- 2 Min Read
- By: Gareth Foley
Upgrading Brakes: Are Drilled or Slotted Rotors Better?
Most vehicles on the road today are sold with solid, blank rotors installed from the factory. At most, the rotors are vented to allow for better heat dissipation. In high performance vehicles like the E63 AMG, BMW M4, and others, the stock front brakes are either cross drilled, slotted, or both. Often, people will upgrade their stock solid brake rotors to these variants to gain some of the promised brake performance boosts and cool factor that comes with speciality rotors. So, what's the difference between cross drilled and slotted rotors in the first place?
Drilled rotors are based on the solid rotor style and have a pattern of strategically placed holes drilled into the contact surface to achieve improved cooling, gas and dust expulsion, and overall performance. When your brake pads contact the rotor surface, heat is generated and a pocket of hot air is formed between the surfaces as a result. The drilled holes allow this pocket of heated air, dust, and gas to escape through the vents within the rotor and out, resulting in cooler brakes.
The downsides of drilled rotors are few, but they are worth mentioning. In lower quality drilled rotors, typically sold on eBay in "performance brake kits", there have been reports of premature brake failure due to cracking. This is because drilling through the rotors reduces structural integrity versus a stock brake disc that is solid all the way around. Heavy braking, frequent heat cycles, and aggressive driving can all contribute to this point of failure. If you plan on doing any sort of performance driving with drilled rotors, it's important to get quality rotors that can withstand the abuse.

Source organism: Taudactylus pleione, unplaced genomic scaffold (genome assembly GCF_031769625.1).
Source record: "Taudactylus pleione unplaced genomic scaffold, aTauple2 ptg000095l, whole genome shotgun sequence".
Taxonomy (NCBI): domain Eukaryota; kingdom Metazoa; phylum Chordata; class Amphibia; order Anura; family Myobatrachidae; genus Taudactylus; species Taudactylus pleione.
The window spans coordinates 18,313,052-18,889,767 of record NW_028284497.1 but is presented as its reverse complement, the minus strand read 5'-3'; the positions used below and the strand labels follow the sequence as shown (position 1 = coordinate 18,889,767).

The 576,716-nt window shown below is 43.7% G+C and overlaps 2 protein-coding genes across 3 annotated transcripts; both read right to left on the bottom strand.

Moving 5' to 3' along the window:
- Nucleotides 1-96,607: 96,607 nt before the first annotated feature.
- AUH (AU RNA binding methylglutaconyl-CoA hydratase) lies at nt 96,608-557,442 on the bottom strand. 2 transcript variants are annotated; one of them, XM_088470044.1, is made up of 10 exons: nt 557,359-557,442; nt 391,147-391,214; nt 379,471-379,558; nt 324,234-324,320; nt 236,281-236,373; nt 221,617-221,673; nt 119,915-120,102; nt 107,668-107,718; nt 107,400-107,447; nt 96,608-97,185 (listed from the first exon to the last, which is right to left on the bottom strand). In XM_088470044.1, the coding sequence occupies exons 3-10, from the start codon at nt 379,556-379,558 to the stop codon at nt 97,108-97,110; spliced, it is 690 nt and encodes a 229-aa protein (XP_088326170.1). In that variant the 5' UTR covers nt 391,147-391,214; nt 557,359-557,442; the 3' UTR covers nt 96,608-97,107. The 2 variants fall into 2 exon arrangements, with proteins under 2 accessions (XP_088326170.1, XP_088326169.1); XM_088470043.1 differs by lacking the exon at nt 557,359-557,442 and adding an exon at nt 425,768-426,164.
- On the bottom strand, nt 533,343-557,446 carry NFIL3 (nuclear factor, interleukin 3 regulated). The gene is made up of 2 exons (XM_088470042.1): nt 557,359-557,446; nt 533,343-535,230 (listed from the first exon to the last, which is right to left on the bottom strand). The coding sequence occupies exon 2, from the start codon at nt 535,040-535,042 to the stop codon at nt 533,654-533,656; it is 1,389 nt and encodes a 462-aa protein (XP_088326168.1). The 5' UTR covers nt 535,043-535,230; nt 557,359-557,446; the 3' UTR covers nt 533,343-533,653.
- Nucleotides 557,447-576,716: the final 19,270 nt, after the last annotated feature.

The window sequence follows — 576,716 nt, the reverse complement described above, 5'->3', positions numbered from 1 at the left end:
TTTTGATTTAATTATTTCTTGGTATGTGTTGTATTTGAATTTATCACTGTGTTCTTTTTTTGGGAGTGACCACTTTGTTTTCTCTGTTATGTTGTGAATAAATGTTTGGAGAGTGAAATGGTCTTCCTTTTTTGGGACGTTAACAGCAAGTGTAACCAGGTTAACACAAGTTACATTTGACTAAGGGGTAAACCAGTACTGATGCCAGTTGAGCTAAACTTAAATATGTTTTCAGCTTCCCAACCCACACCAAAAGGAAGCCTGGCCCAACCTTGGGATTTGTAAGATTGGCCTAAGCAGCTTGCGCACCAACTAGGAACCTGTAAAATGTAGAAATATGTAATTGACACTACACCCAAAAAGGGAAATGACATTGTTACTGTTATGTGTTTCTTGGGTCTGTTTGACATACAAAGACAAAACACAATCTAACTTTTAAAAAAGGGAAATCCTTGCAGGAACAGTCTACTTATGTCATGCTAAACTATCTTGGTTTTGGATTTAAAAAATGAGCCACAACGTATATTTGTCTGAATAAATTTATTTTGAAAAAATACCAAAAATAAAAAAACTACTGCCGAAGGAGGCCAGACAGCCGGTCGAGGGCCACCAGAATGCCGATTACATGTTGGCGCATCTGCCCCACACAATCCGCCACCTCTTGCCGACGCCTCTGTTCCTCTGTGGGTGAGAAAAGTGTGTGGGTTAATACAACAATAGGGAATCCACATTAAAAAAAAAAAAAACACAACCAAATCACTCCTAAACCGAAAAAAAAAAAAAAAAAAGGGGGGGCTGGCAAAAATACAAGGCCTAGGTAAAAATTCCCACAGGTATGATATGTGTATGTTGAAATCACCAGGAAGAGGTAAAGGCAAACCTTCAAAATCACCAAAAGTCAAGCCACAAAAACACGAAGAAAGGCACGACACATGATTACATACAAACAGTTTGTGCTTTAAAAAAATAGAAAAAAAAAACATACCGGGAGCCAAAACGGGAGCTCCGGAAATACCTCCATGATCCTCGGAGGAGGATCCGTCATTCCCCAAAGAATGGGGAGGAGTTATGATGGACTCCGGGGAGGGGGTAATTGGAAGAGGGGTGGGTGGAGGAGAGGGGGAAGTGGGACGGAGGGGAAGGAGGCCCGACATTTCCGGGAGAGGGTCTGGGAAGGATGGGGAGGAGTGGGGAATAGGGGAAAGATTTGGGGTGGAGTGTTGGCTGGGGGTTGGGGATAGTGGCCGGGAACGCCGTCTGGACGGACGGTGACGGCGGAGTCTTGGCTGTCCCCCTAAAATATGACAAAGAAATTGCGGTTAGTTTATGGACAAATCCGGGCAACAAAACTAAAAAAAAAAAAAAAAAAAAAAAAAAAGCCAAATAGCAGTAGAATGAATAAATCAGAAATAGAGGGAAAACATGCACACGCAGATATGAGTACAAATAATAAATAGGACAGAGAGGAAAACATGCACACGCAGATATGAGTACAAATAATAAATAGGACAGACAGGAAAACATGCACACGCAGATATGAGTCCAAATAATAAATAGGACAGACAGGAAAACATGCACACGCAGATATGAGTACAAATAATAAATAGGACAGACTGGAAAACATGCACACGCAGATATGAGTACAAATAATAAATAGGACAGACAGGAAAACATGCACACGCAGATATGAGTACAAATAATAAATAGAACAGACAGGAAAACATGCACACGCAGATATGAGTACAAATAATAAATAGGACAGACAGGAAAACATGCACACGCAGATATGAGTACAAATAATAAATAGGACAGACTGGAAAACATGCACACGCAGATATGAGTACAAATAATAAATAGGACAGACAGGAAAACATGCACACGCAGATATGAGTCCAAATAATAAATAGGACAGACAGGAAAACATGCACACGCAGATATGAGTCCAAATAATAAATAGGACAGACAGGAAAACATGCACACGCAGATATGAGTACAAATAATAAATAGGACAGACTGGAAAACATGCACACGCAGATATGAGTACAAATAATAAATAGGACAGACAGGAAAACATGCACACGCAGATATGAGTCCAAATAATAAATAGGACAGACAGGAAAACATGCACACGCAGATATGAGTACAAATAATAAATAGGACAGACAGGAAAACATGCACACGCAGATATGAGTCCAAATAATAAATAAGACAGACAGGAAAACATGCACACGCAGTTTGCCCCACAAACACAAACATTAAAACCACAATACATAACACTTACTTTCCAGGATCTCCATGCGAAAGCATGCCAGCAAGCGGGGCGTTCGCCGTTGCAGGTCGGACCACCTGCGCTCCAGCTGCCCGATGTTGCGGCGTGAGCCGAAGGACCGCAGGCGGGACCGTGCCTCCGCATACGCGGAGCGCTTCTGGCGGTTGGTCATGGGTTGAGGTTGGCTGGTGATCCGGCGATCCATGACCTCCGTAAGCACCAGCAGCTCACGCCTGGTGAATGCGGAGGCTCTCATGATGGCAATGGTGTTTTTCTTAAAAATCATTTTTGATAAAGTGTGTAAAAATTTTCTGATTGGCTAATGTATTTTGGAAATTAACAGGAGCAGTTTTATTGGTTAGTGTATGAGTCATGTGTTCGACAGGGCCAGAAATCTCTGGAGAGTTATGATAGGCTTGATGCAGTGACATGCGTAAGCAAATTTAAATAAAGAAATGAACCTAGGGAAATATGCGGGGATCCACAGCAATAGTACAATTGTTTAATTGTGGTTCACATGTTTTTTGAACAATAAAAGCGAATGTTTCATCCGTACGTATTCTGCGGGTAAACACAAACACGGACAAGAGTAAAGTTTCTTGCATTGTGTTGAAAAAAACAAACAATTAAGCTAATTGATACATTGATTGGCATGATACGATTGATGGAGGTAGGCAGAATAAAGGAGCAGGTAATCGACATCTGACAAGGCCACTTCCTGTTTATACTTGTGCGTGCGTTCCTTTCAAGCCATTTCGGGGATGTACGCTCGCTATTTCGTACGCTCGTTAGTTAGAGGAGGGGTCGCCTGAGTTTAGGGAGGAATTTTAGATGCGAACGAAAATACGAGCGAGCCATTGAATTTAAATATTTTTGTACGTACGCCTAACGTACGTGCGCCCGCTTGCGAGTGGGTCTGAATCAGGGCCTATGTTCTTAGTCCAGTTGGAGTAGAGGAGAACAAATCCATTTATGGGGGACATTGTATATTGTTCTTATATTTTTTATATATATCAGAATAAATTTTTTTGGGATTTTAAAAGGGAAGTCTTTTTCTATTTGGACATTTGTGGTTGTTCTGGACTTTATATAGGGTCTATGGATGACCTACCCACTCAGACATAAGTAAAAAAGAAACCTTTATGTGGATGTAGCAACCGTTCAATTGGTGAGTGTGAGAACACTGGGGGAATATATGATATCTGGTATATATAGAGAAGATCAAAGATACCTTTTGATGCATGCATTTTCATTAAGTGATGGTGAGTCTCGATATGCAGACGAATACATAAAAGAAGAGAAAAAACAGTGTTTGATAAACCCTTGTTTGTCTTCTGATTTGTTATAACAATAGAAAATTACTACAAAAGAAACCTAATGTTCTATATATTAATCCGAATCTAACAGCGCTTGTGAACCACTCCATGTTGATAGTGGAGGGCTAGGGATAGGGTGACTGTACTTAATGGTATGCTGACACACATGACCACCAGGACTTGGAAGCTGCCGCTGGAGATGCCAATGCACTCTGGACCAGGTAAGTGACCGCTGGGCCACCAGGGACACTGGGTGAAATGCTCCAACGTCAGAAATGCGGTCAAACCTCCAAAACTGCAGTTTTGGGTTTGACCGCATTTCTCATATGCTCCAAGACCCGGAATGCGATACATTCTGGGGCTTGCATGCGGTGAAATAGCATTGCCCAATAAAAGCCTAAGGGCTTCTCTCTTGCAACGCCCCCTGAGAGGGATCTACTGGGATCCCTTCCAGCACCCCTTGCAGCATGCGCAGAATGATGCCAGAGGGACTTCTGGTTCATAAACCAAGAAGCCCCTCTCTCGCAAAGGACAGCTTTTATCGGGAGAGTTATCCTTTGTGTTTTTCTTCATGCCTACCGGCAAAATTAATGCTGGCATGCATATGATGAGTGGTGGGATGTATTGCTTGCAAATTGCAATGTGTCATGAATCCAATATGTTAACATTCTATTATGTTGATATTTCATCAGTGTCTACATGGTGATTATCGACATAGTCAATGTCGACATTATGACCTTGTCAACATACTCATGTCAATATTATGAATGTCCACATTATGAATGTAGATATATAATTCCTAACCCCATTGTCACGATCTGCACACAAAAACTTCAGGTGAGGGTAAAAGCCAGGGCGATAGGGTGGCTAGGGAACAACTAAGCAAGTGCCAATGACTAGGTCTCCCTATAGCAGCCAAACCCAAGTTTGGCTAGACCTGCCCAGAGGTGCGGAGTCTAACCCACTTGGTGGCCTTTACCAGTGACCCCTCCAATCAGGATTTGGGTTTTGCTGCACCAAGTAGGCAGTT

Instead of holes, slotted rotors have vanes machined into their surfaces. The premise behind this feature is similar to drilled rotors as it's intended to help vent brake dust and heated air away from the surface of the rotor to allow for improved cooling. This design also helps significantly improve pad to rotor surface contact over a blank or drilled rotor. Slotted rotors also aid in the expulsion of built up brake dust, significantly more so than a drilled rotor. Additionally, slotted rotors are stronger and less prone to cracking compared to drilled rotors as the structural integrity of the slotted rotors is not compromised during the machining process.
People have pointed out that slotted rotors tend to eat pads faster than solid or drilled rotors. The vanes have sharp edges that bite the pads, which can cause premature wear. This issue can be compounded if you use cheap pads instead of quality pads from Akebono, StopTech, Brembo, etc.
Which One is Right for You?
It's important to consider your driving style and what you'll be using the car for when you decide on upgrading your brakes. For most vehicles, the plain OEM rotors are usually more than enough but for those who see value in upgrading to cross drilled or slotted rotors, weighing the pro's and con's between the two designs in key. If you think you'll be doing a lot of hard braking, perhaps getting slotted rotors is the better option to prevent the cracking that plague drilled rotors. If you prefer the look of drilled rotors and believe they can handle your driving style, go with them and make sure to buy from a quality brand like Brembo or StopTech.
What's your personal opinion on Drilled versus Slotted rotors? Comment down below what kind of rotors you run on your car and tell us about your experiences!
Gareth is the BMW Make Level Marketer for FCP Euro and has been with the company since 2012. Gareth's BMW obsession started with a hand me down E39 528i when he was 17. From this car he learned how to do his own repair work while also learning more about BMW. When Gareth was at CCSU studying Marketing he had the opportunity to go to SEMA with the college car club. This is where he developed his love of the automotive industry. Since joining FCP in 2012 Gareth has sought out to develop one of the broadest and most accurate BMW replacement parts catalog. he can be reached at firstname.lastname@example.org